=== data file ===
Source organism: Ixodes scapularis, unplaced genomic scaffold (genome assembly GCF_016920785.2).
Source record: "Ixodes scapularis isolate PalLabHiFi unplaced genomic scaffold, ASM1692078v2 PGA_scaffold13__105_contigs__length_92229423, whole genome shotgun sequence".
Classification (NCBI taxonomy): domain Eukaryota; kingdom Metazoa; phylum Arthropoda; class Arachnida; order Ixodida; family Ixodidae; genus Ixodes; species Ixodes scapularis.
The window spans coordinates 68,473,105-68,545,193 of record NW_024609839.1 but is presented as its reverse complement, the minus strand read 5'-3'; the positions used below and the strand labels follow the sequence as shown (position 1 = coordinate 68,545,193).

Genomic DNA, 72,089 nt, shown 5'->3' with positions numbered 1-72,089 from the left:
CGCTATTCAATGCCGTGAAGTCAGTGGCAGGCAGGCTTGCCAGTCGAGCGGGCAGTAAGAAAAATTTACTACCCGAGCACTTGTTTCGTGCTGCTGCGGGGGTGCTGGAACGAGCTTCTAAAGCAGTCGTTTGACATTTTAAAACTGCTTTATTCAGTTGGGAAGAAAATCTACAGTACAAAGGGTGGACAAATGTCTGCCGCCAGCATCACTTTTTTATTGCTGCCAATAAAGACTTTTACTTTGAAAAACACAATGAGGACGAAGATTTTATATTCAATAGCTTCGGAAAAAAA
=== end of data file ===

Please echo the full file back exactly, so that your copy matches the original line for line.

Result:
Source organism: Ixodes scapularis, unplaced genomic scaffold (genome assembly GCF_016920785.2).
Source record: "Ixodes scapularis isolate PalLabHiFi unplaced genomic scaffold, ASM1692078v2 PGA_scaffold13__105_contigs__length_92229423, whole genome shotgun sequence".
Classification (NCBI taxonomy): domain Eukaryota; kingdom Metazoa; phylum Arthropoda; class Arachnida; order Ixodida; family Ixodidae; genus Ixodes; species Ixodes scapularis.
The window spans coordinates 68,473,105-68,545,193 of record NW_024609839.1 but is presented as its reverse complement, the minus strand read 5'-3'; the positions used below and the strand labels follow the sequence as shown (position 1 = coordinate 68,545,193).

Genomic DNA, 72,089 nt, shown 5'->3' with positions numbered 1-72,089 from the left:
CGCTATTCAATGCCGTGAAGTCAGTGGCAGGCAGGCTTGCCAGTCGAGCGGGCAGTAAGAAAAATTTACTACCCGAGCACTTGTTTCGTGCTGCTGCGGGGGTGCTGGAACGAGCTTCTAAAGCAGTCGTTTGACATTTTAAAACTGCTTTATTCAGTTGGGAAGAAAATCTACAGTACAAAGGGTGGACAAATGTCTGCCGCCAGCATCACTTTTTTATTGCTGCCAATAAAGACTTTTACTTTGAAAAACACAATGAGGACGAAGATTTTATATTCAATAGCTTCGGAAAAAAA